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David Coverdale founded Whitesnake, a rock band that achieved wide fame in the late 1980s, with the No. 1 song "Here I Go Again."
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David Coverdale was born on September 22, 1951 in Saltburn-by-the-Sea, North Yorkshire, England. After spending the early 1970s with the band Deep Purple, Coverdale split from the band and released two solo albums, White Snake and Northwinds. In the late 1970s, Coverdale founded the rock band Whitesnake, which became incredibly famous soon after. The band scored a No. 1 hit in the late 1980s, with "Here I Go Again."
Born on September 22, 1951 in Saltburn-by-the-Sea, North Yorkshire, England, David Coverdale developed a love for music at a young age. Born into a family of avid music fans, he first found interest in the guitar, soon switching over to vocals. Around 14 years old, he began performing professionally and developing his famous voice.
In 1968, Coverdale was approached by local cover band The Skyliners, to join them as a vocalist. They played all over the area, from cabaret night clubs to local colleges, and opened for big names like Elkie Brooks and The Paper Dolls. Soon changing their name to The Government, the group enjoyed brief success but ultimately decided not to go professional. Soon Coverdale found a new gig with local group, The Fabulosa Brothers.
In 1972, Coverdale got his big break when he saw an ad in British music magazine, Melody Maker, looking for singers for the group Deep Purple. The band, which had been together since 1968, was auditioning for a new vocalist to replace former band member Ian Gillan. Coverdale was familiar with Deep Purple from his days with The Government, and decided to try out for the part. After sending in a tape of The Fabulosa Brothers, he was invited for an audition. The band was impressed with his voice and songwriting abilities, and he was soon welcomed as the new lead vocalist. On December 8, 1973, Coverdale fronted Deep Purple for the first time in Sweden.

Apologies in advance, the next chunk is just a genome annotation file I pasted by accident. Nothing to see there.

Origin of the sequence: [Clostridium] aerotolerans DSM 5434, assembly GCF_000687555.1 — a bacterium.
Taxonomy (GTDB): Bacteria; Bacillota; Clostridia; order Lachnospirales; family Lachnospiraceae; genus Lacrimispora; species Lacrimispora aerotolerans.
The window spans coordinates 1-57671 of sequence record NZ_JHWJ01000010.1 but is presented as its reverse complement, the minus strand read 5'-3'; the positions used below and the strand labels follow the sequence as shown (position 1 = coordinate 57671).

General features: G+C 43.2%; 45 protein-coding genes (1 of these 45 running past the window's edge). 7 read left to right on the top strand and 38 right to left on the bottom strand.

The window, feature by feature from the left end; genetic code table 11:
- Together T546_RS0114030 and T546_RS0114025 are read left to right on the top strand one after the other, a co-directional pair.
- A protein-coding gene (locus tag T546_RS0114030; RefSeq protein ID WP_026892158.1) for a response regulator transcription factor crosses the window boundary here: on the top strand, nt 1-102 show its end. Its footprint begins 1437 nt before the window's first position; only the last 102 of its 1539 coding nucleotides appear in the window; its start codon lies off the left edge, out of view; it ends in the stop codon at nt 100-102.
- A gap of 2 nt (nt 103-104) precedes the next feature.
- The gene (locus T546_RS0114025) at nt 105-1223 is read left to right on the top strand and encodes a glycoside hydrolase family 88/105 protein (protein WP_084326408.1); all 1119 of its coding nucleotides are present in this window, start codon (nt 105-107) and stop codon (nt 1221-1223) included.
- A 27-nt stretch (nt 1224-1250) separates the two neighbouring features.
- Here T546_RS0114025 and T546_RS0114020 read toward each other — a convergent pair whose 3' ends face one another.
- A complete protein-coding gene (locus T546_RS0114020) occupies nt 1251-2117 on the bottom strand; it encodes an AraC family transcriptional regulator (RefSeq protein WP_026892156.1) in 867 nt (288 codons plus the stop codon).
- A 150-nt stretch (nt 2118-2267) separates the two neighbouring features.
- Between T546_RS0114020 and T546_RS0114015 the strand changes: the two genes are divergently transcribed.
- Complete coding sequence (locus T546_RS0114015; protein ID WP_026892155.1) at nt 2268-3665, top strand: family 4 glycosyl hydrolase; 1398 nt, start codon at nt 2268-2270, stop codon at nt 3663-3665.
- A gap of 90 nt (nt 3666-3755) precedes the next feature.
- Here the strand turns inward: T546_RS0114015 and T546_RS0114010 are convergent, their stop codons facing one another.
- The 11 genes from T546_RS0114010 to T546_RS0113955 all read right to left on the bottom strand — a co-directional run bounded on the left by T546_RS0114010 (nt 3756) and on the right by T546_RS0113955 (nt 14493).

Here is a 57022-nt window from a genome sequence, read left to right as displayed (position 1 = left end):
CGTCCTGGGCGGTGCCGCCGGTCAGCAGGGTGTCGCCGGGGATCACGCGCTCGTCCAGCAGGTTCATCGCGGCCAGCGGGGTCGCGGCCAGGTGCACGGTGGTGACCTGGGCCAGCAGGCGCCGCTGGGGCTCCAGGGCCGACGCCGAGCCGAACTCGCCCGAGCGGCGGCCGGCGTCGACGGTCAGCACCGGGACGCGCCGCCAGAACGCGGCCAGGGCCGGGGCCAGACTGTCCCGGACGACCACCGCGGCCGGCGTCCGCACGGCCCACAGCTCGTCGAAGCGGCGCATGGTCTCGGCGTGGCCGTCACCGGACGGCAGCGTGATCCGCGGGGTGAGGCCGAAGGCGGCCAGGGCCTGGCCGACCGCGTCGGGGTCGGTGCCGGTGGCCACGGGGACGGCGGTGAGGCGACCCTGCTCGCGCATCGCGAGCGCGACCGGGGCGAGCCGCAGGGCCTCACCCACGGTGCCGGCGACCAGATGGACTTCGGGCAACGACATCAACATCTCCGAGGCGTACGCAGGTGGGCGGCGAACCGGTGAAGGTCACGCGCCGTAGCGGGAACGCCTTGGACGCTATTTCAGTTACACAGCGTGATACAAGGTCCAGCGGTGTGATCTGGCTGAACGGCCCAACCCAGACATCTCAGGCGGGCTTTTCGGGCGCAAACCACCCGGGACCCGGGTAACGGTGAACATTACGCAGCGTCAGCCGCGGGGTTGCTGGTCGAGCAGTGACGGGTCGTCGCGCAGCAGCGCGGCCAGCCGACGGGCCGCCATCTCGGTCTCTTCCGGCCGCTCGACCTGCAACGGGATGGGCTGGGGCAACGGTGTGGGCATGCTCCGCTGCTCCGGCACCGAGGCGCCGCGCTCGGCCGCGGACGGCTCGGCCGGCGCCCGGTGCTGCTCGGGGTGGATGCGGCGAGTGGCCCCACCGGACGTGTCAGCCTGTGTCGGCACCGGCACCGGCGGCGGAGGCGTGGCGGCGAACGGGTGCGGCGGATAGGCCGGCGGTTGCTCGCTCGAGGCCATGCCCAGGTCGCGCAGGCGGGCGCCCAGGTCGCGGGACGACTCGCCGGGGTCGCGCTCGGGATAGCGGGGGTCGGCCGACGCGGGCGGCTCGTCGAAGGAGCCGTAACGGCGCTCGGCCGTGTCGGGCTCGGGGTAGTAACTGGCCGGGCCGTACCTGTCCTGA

Within his first year with the group, Coverdale had toured all over America, with shows at Madison Square Garden, the Nassau Coliseum and, most notably, the famous California Jam festival at the Ontario Motor Speedway. The telecasted show, which included famous groups like the Eagles and Earth, Wind & Fire, attracted more than 250,000 fans, exposing the band to a widespread audience.
In February of 1974, Deep Purple released its eighth studio album, Burn, the first with the new Coverdale line-up. The album proved to be a hit certifying Gold in the United States, and still ranks among the band's best efforts. The tracks, in which new recruits Coverdale and bassist and vocalist Glenn Hughes performed lead vocals, had a new, soulful sound. The closing track, "Mistreated," included a command solo performance from Coverdale. The passionate, bluesy song would remain his personal in-concert trademark, long after his days with Deep Purple.
In December 1974, the group released their next album, Stormbringer, which also ranked Gold in both the United States and United Kingdom. The funk and soul influence of Coverdale was even more prominent in this album.
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